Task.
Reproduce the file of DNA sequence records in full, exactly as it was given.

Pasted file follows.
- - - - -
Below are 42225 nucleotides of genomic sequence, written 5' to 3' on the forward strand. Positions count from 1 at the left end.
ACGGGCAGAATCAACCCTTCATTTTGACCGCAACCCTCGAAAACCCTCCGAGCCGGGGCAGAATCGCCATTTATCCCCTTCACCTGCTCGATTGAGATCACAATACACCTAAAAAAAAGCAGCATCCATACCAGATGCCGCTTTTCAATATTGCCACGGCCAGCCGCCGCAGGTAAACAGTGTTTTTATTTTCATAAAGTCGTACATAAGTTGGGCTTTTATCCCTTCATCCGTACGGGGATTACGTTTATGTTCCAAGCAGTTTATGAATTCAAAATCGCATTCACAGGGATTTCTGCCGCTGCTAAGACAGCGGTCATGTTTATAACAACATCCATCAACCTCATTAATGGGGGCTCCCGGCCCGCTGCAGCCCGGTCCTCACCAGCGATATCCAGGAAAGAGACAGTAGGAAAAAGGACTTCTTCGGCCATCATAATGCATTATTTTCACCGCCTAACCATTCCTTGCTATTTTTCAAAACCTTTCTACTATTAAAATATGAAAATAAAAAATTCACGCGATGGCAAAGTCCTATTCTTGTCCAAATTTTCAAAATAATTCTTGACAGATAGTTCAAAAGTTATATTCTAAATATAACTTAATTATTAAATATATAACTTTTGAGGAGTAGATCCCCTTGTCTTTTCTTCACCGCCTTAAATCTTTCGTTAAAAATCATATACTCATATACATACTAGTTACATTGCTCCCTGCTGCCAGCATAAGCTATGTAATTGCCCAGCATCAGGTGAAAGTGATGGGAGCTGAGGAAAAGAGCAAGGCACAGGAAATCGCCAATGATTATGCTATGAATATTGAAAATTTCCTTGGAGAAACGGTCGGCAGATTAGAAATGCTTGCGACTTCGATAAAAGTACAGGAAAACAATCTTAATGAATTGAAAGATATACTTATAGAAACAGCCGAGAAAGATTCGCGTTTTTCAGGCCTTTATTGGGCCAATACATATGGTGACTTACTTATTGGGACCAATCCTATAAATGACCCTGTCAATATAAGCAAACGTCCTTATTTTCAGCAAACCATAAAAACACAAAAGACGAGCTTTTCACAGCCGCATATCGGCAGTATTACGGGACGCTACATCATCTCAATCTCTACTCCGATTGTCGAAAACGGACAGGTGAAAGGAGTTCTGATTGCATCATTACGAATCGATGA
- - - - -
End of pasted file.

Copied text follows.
Below are 42225 nucleotides of genomic sequence, written 5' to 3' on the forward strand. Positions count from 1 at the left end.
ACGGGCAGAATCAACCCTTCATTTTGACCGCAACCCTCGAAAACCCTCCGAGCCGGGGCAGAATCGCCATTTATCCCCTTCACCTGCTCGATTGAGATCACAATACACCTAAAAAAAAGCAGCATCCATACCAGATGCCGCTTTTCAATATTGCCACGGCCAGCCGCCGCAGGTAAACAGTGTTTTTATTTTCATAAAGTCGTACATAAGTTGGGCTTTTATCCCTTCATCCGTACGGGGATTACGTTTATGTTCCAAGCAGTTTATGAATTCAAAATCGCATTCACAGGGATTTCTGCCGCTGCTAAGACAGCGGTCATGTTTATAACAACATCCATCAACCTCATTAATGGGGGCTCCCGGCCCGCTGCAGCCCGGTCCTCACCAGCGATATCCAGGAAAGAGACAGTAGGAAAAAGGACTTCTTCGGCCATCATAATGCATTATTTTCACCGCCTAACCATTCCTTGCTATTTTTCAAAACCTTTCTACTATTAAAATATGAAAATAAAAAATTCACGCGATGGCAAAGTCCTATTCTTGTCCAAATTTTCAAAATAATTCTTGACAGATAGTTCAAAAGTTATATTCTAAATATAACTTAATTATTAAATATATAACTTTTGAGGAGTAGATCCCCTTGTCTTTTCTTCACCGCCTTAAATCTTTCGTTAAAAATCATATACTCATATACATACTAGTTACATTGCTCCCTGCTGCCAGCATAAGCTATGTAATTGCCCAGCATCAGGTGAAAGTGATGGGAGCTGAGGAAAAGAGCAAGGCACAGGAAATCGCCAATGATTATGCTATGAATATTGAAAATTTCCTTGGAGAAACGGTCGGCAGATTAGAAATGCTTGCGACTTCGATAAAAGTACAGGAAAACAATCTTAATGAATTGAAAGATATACTTATAGAAACAGCCGAGAAAGATTCGCGTTTTTCAGGCCTTTATTGGGCCAATACATATGGTGACTTACTTATTGGGACCAATCCTATAAATGACCCTGTCAATATAAGCAAACGTCCTTATTTTCAGCAAACCATAAAAACACAAAAGACGAGCTTTTCACAGCCGCATATCGGCAGTATTACGGGACGCTACATCATCTCAATCTCTACTCCGATTGTCGAAAACGGACAGGTGAAAGGAGTTCTGATTGCATCATTACGAATCGATGA